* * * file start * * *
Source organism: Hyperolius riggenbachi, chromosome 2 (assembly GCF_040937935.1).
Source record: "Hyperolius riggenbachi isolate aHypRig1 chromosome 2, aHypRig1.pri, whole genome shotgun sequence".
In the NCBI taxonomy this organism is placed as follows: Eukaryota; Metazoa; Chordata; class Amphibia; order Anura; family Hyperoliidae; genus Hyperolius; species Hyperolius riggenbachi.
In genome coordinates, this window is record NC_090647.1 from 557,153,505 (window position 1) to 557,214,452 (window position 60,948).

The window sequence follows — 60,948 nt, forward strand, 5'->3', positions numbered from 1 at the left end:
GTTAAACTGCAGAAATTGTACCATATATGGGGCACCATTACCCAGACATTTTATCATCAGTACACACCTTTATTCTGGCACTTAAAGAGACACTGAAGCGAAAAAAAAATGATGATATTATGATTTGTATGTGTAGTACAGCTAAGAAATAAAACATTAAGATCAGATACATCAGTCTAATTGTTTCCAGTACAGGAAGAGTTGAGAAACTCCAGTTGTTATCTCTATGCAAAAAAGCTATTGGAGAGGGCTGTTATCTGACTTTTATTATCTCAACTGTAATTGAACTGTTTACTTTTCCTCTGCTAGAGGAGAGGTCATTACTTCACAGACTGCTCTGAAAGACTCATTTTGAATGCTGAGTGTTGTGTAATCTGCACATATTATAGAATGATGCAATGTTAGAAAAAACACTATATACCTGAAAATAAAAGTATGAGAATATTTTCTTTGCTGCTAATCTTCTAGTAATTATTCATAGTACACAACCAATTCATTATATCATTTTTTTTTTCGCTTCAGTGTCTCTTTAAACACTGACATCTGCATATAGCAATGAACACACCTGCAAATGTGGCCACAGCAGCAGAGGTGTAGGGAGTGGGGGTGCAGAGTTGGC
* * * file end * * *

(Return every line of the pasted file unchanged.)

Source organism: Hyperolius riggenbachi, chromosome 2 (assembly GCF_040937935.1).
Source record: "Hyperolius riggenbachi isolate aHypRig1 chromosome 2, aHypRig1.pri, whole genome shotgun sequence".
In the NCBI taxonomy this organism is placed as follows: Eukaryota; Metazoa; Chordata; class Amphibia; order Anura; family Hyperoliidae; genus Hyperolius; species Hyperolius riggenbachi.
In genome coordinates, this window is record NC_090647.1 from 557,153,505 (window position 1) to 557,214,452 (window position 60,948).

The window sequence follows — 60,948 nt, forward strand, 5'->3', positions numbered from 1 at the left end:
GTTAAACTGCAGAAATTGTACCATATATGGGGCACCATTACCCAGACATTTTATCATCAGTACACACCTTTATTCTGGCACTTAAAGAGACACTGAAGCGAAAAAAAAATGATGATATTATGATTTGTATGTGTAGTACAGCTAAGAAATAAAACATTAAGATCAGATACATCAGTCTAATTGTTTCCAGTACAGGAAGAGTTGAGAAACTCCAGTTGTTATCTCTATGCAAAAAAGCTATTGGAGAGGGCTGTTATCTGACTTTTATTATCTCAACTGTAATTGAACTGTTTACTTTTCCTCTGCTAGAGGAGAGGTCATTACTTCACAGACTGCTCTGAAAGACTCATTTTGAATGCTGAGTGTTGTGTAATCTGCACATATTATAGAATGATGCAATGTTAGAAAAAACACTATATACCTGAAAATAAAAGTATGAGAATATTTTCTTTGCTGCTAATCTTCTAGTAATTATTCATAGTACACAACCAATTCATTATATCATTTTTTTTTTCGCTTCAGTGTCTCTTTAAACACTGACATCTGCATATAGCAATGAACACACCTGCAAATGTGGCCACAGCAGCAGAGGTGTAGGGAGTGGGGGTGCAGAGTTGGC